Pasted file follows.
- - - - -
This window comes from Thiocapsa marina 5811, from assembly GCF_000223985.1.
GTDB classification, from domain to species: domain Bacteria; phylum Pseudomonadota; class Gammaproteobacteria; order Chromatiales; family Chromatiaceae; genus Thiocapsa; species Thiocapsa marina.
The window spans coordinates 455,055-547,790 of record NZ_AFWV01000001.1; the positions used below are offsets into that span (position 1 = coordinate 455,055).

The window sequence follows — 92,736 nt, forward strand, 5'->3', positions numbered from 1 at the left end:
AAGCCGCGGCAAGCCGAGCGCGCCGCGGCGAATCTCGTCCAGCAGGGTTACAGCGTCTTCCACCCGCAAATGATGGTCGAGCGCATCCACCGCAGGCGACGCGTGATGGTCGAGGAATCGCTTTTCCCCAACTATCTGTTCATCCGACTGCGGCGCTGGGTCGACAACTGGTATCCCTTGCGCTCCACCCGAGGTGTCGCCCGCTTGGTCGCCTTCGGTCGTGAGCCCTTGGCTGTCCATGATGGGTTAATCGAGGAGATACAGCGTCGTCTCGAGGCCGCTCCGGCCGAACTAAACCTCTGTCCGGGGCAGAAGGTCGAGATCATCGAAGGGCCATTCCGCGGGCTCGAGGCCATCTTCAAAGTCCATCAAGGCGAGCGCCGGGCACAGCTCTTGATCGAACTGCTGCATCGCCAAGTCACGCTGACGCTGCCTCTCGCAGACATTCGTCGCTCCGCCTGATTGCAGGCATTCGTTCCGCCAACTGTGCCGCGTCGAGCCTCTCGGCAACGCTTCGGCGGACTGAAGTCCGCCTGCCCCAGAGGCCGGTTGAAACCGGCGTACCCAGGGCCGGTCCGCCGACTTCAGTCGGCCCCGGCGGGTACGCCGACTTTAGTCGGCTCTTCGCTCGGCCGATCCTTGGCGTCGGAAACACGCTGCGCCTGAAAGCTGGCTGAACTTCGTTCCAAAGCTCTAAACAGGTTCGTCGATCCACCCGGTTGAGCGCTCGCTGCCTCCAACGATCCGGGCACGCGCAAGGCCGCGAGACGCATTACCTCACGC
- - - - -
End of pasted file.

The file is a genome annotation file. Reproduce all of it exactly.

This window comes from Thiocapsa marina 5811, from assembly GCF_000223985.1.
GTDB classification, from domain to species: domain Bacteria; phylum Pseudomonadota; class Gammaproteobacteria; order Chromatiales; family Chromatiaceae; genus Thiocapsa; species Thiocapsa marina.
The window spans coordinates 455,055-547,790 of record NZ_AFWV01000001.1; the positions used below are offsets into that span (position 1 = coordinate 455,055).

The window sequence follows — 92,736 nt, forward strand, 5'->3', positions numbered from 1 at the left end:
AAGCCGCGGCAAGCCGAGCGCGCCGCGGCGAATCTCGTCCAGCAGGGTTACAGCGTCTTCCACCCGCAAATGATGGTCGAGCGCATCCACCGCAGGCGACGCGTGATGGTCGAGGAATCGCTTTTCCCCAACTATCTGTTCATCCGACTGCGGCGCTGGGTCGACAACTGGTATCCCTTGCGCTCCACCCGAGGTGTCGCCCGCTTGGTCGCCTTCGGTCGTGAGCCCTTGGCTGTCCATGATGGGTTAATCGAGGAGATACAGCGTCGTCTCGAGGCCGCTCCGGCCGAACTAAACCTCTGTCCGGGGCAGAAGGTCGAGATCATCGAAGGGCCATTCCGCGGGCTCGAGGCCATCTTCAAAGTCCATCAAGGCGAGCGCCGGGCACAGCTCTTGATCGAACTGCTGCATCGCCAAGTCACGCTGACGCTGCCTCTCGCAGACATTCGTCGCTCCGCCTGATTGCAGGCATTCGTTCCGCCAACTGTGCCGCGTCGAGCCTCTCGGCAACGCTTCGGCGGACTGAAGTCCGCCTGCCCCAGAGGCCGGTTGAAACCGGCGTACCCAGGGCCGGTCCGCCGACTTCAGTCGGCCCCGGCGGGTACGCCGACTTTAGTCGGCTCTTCGCTCGGCCGATCCTTGGCGTCGGAAACACGCTGCGCCTGAAAGCTGGCTGAACTTCGTTCCAAAGCTCTAAACAGGTTCGTCGATCCACCCGGTTGAGCGCTCGCTGCCTCCAACGATCCGGGCACGCGCAAGGCCGCGAGACGCATTACCTCACGC